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Can we predict the effects of climate change on North Carolina over the next 50 years?

In general, the scientific community agrees that there is global warming, and warming is expected to continue for at least the next several decades. The magnitude of that warming is still of much debate. The overall global temperature average has increased, but there are local changes that are very different.

Local climate patterns vary greatly - some areas, especially in Arctic region, experience much more warming, while other areas have experienced no significant climate change, and other still have experienced some cooling.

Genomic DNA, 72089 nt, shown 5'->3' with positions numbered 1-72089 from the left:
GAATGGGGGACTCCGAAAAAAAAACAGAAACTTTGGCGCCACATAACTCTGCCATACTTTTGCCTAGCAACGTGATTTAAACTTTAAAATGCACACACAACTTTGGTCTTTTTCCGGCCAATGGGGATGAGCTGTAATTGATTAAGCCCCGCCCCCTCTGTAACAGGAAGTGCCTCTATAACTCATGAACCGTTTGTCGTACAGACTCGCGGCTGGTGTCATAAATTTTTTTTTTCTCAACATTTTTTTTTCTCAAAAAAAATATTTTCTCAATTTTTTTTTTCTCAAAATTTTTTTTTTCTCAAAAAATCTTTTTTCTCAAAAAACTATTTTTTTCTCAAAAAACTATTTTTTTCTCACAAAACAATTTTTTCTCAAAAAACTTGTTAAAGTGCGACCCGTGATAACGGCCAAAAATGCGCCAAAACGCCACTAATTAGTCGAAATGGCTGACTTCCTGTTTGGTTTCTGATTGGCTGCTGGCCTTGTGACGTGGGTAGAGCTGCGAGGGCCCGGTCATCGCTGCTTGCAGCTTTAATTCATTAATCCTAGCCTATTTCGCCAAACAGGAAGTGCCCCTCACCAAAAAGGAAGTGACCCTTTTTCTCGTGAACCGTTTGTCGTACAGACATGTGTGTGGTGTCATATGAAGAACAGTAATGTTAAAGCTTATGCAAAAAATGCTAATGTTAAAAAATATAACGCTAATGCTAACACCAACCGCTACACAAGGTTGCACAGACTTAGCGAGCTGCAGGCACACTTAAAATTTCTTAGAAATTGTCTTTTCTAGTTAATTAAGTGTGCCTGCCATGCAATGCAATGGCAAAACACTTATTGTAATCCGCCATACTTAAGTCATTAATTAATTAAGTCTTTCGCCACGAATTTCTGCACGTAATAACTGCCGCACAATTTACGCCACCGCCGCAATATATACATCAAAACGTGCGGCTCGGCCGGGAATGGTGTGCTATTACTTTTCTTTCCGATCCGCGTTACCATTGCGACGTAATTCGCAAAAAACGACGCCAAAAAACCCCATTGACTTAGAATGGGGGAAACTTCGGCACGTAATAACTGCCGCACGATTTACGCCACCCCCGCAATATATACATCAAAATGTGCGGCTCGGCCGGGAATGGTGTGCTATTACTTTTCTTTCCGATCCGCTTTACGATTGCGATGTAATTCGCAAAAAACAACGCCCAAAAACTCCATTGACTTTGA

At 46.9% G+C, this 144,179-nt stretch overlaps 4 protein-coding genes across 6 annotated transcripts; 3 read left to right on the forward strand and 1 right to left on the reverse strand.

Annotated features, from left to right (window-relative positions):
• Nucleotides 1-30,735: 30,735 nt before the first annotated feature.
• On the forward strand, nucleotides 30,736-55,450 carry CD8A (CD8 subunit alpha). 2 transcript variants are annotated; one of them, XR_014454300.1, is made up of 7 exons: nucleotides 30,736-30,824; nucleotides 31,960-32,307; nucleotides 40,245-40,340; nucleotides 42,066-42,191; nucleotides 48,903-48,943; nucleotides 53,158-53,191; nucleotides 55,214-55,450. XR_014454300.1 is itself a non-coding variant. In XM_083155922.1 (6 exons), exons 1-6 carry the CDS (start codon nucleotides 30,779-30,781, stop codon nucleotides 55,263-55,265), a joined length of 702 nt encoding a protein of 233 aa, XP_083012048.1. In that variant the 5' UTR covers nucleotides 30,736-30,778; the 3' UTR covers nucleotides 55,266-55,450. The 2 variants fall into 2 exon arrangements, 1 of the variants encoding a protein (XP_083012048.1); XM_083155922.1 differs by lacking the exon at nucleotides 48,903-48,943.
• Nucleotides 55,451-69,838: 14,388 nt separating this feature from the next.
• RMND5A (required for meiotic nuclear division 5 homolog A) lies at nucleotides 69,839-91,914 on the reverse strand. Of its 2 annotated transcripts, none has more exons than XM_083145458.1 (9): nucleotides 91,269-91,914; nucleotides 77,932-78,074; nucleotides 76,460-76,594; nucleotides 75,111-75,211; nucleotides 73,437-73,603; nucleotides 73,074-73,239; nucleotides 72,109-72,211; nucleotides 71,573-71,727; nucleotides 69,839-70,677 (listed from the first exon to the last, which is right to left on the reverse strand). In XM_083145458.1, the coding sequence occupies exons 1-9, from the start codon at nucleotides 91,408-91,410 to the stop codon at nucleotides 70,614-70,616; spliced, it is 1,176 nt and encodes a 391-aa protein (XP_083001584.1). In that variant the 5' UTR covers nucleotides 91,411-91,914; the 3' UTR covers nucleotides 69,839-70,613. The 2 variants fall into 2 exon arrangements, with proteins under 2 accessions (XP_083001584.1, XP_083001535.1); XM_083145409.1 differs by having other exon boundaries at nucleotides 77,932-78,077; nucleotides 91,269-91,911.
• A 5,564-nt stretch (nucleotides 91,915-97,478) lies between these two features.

The global climate forecast models that predict climate change over the next 50 years are tuned for the global signal -- they do a decent job of accurately capturing the observed global temperature signal for the past 100 years or so, so we think those same models may accurately predict the global signal for the next 50 years.

However, these global climate models do NOT do a good job of capturing local signals. For example, the global models do not accurately simulate temperatures in the mid-Atlantic over the past 100 years, so we would not expect them to make a good forecast for the next 50 years.

Given all this, we have little guidance as to what local temperature trends will be over the next 50 years. Continued research, refinement of the computer models, and increased computing power will help answer these questions during the coming decades.

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